finding most common elements between thousands of multiple arrays.
Scott David Daniels
Scott.Daniels at Acm.Org
Sat Jul 4 15:51:58 EDT 2009
mclovin wrote:
> OK then. I will try some of the strategies here but I guess things
> arent looking too good. I need to run this over a dataset that someone
> pickled. I need to run this 480,000 times so you can see my
> frustration. So it doesn't need to be "real time" but it would be nice
> it was done sorting this month.
>
> Is there a "bet guess" strategy where it is not 100% accurate but much
> faster?
Well, I timed a run of a version of mine, and the scan is approx 5X
longer than the copy-and-sort. Time arr_of_arr.flatten().sort() to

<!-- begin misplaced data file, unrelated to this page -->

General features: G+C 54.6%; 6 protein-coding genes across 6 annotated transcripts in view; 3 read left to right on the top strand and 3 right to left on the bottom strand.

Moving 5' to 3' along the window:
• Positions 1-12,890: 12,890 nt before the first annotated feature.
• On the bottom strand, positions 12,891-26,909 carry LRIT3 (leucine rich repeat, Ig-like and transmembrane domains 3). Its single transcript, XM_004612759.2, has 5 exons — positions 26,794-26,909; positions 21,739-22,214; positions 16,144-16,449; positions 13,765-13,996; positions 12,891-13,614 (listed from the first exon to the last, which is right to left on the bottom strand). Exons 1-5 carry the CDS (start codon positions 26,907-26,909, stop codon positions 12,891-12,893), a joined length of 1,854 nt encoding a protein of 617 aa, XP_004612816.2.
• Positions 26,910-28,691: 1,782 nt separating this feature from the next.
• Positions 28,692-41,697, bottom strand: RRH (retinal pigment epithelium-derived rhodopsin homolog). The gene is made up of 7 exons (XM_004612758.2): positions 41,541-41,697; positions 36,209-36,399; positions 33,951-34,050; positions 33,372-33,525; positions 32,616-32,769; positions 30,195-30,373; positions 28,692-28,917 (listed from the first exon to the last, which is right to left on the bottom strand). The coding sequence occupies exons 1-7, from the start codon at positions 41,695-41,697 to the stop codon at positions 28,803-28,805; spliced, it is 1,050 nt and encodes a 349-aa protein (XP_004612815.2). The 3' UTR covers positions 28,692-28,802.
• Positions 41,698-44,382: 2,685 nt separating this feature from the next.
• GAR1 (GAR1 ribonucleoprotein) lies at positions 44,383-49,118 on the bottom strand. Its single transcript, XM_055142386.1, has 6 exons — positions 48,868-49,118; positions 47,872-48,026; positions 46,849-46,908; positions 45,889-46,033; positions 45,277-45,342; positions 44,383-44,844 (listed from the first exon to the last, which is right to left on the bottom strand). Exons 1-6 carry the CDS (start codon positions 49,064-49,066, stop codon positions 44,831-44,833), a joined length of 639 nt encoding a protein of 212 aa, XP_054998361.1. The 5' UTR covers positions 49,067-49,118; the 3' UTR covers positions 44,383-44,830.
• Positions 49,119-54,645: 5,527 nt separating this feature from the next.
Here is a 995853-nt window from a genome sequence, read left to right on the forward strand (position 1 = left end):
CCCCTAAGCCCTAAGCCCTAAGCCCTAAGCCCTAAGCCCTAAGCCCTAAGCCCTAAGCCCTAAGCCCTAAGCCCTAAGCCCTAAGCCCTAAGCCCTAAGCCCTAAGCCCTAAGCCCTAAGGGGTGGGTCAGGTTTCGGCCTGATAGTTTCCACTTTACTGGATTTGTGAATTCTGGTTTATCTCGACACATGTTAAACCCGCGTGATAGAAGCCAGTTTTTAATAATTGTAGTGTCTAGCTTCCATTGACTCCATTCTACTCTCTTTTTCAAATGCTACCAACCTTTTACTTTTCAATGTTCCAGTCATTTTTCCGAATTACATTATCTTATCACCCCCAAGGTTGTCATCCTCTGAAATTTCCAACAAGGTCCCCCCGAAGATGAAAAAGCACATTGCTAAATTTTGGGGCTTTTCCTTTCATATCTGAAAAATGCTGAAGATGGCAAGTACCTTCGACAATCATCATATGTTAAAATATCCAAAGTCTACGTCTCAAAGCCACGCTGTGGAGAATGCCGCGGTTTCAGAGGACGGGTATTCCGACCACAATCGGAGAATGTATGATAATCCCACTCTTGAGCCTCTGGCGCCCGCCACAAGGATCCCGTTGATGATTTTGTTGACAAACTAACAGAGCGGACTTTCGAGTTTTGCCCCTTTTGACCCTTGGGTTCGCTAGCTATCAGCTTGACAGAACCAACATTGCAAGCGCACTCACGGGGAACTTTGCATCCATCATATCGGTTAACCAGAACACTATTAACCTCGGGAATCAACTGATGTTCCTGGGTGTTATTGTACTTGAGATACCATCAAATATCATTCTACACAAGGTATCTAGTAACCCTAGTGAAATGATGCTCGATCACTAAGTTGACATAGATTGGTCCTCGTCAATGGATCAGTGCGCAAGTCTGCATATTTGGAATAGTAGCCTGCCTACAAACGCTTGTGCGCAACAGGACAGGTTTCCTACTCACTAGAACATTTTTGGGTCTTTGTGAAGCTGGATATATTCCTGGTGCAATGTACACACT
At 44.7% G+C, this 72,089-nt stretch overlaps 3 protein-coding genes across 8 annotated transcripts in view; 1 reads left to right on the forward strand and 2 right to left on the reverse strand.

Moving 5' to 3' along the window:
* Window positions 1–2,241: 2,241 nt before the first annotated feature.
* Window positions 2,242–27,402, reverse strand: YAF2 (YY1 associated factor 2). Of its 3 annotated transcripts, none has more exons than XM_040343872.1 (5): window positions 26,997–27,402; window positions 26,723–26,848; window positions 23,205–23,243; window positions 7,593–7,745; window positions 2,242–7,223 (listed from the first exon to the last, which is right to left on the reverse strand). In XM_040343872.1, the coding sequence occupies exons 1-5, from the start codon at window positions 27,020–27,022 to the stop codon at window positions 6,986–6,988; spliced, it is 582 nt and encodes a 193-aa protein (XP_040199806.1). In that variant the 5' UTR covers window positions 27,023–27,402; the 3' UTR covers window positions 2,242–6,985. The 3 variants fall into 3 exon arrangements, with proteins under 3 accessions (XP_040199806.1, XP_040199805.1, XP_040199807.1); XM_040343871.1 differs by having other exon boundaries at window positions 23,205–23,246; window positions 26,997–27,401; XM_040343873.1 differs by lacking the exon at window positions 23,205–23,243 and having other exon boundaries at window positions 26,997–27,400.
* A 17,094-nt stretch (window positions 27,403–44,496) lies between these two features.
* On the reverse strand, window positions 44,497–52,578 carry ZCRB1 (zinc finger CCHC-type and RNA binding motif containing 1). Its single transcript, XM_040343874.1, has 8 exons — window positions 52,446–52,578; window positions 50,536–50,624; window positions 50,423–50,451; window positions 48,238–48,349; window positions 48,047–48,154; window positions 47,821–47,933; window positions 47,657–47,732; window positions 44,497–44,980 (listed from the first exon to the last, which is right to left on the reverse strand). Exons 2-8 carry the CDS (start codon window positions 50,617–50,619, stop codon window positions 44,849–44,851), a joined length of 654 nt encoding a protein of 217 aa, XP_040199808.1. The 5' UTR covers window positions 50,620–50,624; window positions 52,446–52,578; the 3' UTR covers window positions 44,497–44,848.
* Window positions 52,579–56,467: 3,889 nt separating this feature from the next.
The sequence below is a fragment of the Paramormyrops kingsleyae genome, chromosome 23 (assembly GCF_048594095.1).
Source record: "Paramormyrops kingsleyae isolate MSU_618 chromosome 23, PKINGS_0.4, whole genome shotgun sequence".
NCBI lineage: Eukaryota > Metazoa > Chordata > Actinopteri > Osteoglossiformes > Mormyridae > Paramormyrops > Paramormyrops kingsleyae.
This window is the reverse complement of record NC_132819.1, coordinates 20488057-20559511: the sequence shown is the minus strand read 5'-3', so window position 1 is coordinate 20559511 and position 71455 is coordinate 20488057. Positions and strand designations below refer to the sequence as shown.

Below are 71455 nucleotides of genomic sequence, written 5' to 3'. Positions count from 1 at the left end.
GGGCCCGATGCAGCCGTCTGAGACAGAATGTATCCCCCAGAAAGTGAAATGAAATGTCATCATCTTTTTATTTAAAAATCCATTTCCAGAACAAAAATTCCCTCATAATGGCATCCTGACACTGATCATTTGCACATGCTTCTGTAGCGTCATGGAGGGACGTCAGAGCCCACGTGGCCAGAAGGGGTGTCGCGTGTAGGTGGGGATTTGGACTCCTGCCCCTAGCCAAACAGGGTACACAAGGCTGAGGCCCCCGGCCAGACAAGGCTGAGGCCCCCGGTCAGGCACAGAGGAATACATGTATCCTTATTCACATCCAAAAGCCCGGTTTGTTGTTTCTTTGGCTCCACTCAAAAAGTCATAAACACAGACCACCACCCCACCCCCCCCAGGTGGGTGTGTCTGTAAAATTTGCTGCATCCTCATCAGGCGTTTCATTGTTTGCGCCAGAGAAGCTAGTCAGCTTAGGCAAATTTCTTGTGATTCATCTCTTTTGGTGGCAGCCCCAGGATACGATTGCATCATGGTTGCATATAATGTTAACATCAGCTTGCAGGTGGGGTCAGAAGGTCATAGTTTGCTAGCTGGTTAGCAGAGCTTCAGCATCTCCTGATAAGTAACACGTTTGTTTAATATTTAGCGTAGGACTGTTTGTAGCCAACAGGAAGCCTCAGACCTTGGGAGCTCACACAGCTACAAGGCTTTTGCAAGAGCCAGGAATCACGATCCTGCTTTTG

see how quickly the copy and sort happens.So you could try a variant
exploiting the following property:
If you know the minimum length of a run that will be in the top 25,
then the value for each of the most-frequent run entries must show up at
positions n * stride and (n + 1) * stride (for some n). That should
drastically reduce the scan cost, as long as stride is reasonably large.
For my uniformly distributed 0..1024 values in 5M x 5M array,
About 2.5 sec to flatten and sort.
About 15 sec to run one of my heapish thingies.
the least frequency encountered: 24716
so, with stride at
sum(flattened[:-stride:stride] == flattened[stride::stride]) == 1000
So there are only 1000 points to investigate.
With any distribution other than uniform, that should go _way_ down.
So just pull out those points, use bisect to get their frequencies, and
feed those results into the heap accumulation.
--Scott David Daniels
More information about the Python-list
mailing list